More On Real Estate Research

In a previous post, I had explained how I research real estate market cycles.

At the time (around september 2005) I was looking for a place to invest the proceeds of my california properties which I thought had peaked. I chose Salt Lake City because it looked primed to start appreciating. I’m terms of appreciation, it was near the bottom of the list of top housing markets.

I just saw the national home-price appreciation numbers for 4th Quarter 2006 issued by NAR(National Association of Realtors) and SLC is now number 2 on the list with 22% appreciation last year!

However, when looking at NARs numbers, don’t take them to be the gospel truth. They may be wrong, or wrongly applied. For example, the average number for Dallas-Fort Worth is -4%. Considering that the population there is probably around 7 million, that seems too big an area to consider ‘average’.

Always try to look at another source to cross-verify the data. DataQuick is a good source, but you typically have to pay for the information. I really like John Burns’s Real Estate Consulting. I consider him a much more relevant source of info than NAR. His Metro Stats page has broken down Dallas and Fort into seperate components (like they deserve to be) and you can see there’s a 25% difference in median home prices between the two. But what I think is really important is the Housing Cycle Barometer Index.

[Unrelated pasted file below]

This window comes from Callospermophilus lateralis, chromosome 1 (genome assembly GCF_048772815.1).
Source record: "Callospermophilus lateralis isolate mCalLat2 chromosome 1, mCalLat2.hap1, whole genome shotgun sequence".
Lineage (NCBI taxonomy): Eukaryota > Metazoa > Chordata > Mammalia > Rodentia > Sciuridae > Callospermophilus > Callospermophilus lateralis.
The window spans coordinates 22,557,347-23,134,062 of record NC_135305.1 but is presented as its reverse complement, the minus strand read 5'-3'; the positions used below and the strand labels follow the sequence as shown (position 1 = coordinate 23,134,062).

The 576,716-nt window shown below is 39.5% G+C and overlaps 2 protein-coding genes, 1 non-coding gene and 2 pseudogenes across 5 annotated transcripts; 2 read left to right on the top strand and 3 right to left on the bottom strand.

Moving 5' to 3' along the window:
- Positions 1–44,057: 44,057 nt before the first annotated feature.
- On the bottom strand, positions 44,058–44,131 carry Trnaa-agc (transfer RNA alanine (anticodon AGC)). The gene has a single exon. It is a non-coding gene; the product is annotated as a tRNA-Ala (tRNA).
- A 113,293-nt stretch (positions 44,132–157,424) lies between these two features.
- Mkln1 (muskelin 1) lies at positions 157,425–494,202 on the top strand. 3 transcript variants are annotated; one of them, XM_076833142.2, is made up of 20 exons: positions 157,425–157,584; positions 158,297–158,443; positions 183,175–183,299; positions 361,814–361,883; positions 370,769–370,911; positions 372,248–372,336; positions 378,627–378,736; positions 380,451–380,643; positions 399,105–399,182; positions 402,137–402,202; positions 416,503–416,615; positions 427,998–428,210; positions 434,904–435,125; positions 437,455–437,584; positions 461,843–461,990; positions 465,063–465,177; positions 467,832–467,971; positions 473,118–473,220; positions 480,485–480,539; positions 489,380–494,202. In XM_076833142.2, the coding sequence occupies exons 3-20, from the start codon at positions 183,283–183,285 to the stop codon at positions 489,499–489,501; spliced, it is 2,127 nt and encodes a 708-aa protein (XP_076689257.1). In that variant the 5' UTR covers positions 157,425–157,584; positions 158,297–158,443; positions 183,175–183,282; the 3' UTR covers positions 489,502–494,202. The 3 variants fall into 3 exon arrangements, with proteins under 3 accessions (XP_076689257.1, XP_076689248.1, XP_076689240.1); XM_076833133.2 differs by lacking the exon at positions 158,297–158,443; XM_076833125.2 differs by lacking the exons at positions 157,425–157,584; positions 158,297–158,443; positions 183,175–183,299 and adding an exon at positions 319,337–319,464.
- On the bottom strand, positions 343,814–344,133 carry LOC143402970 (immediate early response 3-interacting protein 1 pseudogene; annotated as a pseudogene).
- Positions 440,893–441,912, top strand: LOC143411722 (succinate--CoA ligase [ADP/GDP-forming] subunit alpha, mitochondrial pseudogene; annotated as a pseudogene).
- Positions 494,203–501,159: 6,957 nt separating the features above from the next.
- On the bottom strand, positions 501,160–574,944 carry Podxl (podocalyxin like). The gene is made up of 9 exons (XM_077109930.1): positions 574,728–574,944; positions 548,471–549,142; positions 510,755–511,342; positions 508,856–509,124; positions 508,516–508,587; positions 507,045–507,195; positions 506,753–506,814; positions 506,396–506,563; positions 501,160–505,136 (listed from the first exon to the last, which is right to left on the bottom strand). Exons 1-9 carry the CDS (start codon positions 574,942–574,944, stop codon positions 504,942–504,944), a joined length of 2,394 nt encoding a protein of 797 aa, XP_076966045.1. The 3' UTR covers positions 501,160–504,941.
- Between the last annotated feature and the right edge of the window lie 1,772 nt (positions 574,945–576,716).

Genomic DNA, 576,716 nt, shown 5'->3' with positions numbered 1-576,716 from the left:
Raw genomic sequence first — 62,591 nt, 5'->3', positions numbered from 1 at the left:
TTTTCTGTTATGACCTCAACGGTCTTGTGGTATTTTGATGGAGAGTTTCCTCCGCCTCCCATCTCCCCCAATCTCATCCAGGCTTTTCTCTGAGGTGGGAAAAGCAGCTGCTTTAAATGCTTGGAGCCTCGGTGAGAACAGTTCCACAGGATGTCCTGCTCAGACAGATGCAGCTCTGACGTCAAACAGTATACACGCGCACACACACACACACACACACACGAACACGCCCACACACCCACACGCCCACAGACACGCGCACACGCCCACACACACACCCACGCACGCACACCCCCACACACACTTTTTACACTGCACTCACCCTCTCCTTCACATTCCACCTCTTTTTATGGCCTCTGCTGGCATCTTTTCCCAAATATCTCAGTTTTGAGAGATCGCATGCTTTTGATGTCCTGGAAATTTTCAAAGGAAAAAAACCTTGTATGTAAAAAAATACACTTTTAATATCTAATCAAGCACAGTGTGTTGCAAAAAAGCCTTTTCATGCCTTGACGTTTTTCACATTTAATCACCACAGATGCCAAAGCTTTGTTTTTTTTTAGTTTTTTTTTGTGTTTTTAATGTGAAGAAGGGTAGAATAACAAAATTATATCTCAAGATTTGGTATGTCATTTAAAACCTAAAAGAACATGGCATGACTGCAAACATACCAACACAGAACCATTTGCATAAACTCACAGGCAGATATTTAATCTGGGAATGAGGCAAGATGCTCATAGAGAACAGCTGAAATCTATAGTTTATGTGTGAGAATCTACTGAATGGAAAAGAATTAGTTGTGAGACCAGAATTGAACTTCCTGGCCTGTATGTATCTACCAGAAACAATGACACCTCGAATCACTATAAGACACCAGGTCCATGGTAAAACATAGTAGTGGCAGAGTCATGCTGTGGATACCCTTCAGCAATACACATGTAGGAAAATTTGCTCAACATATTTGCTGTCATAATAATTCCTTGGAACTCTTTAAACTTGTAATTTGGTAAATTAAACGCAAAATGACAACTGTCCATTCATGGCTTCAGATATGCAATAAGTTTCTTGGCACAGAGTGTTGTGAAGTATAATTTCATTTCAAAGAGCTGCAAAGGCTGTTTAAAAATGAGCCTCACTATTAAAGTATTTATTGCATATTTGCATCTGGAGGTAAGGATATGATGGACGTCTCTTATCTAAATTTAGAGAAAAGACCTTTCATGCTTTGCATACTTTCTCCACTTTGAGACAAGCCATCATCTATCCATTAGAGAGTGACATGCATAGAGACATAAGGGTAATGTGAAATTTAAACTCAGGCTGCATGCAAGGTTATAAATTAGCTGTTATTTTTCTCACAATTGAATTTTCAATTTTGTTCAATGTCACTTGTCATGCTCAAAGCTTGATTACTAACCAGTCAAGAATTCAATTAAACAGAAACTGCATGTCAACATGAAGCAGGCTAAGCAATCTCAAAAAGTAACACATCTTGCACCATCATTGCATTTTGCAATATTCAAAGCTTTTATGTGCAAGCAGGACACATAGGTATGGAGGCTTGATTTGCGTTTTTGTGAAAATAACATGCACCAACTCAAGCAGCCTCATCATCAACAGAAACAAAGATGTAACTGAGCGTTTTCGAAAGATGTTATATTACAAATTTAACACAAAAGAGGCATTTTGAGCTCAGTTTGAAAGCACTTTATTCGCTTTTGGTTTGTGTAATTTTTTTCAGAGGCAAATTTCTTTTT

Its a proprietary method of determining where home prices are in the housing cycle. This is where you want to focus your attention. An HCB value of 1 means the property is the cheapest its ever been historically and 10 means its the most expensive. (Not in actual dollars, but in economic terms).

For example, Salt Lake City which is 5.2 (out of 10) is roughly in the middle of its cycle. With people spending 29% of the average income its probably a safe place to invest. However, San Diego which is 7.2 on the HCB scale and where people spend 75% of the average income on housing and saw a decline of 4.5% in the 4th quarter is probably very risky! Am I glad I sold out of San Diego when the going was good!

Remember, always do your own research. And never blindly follow someone else’s advice. You never know if they have a hidden agenda.

If you don’t know anything about research, the first thing to do is read some good investing books.

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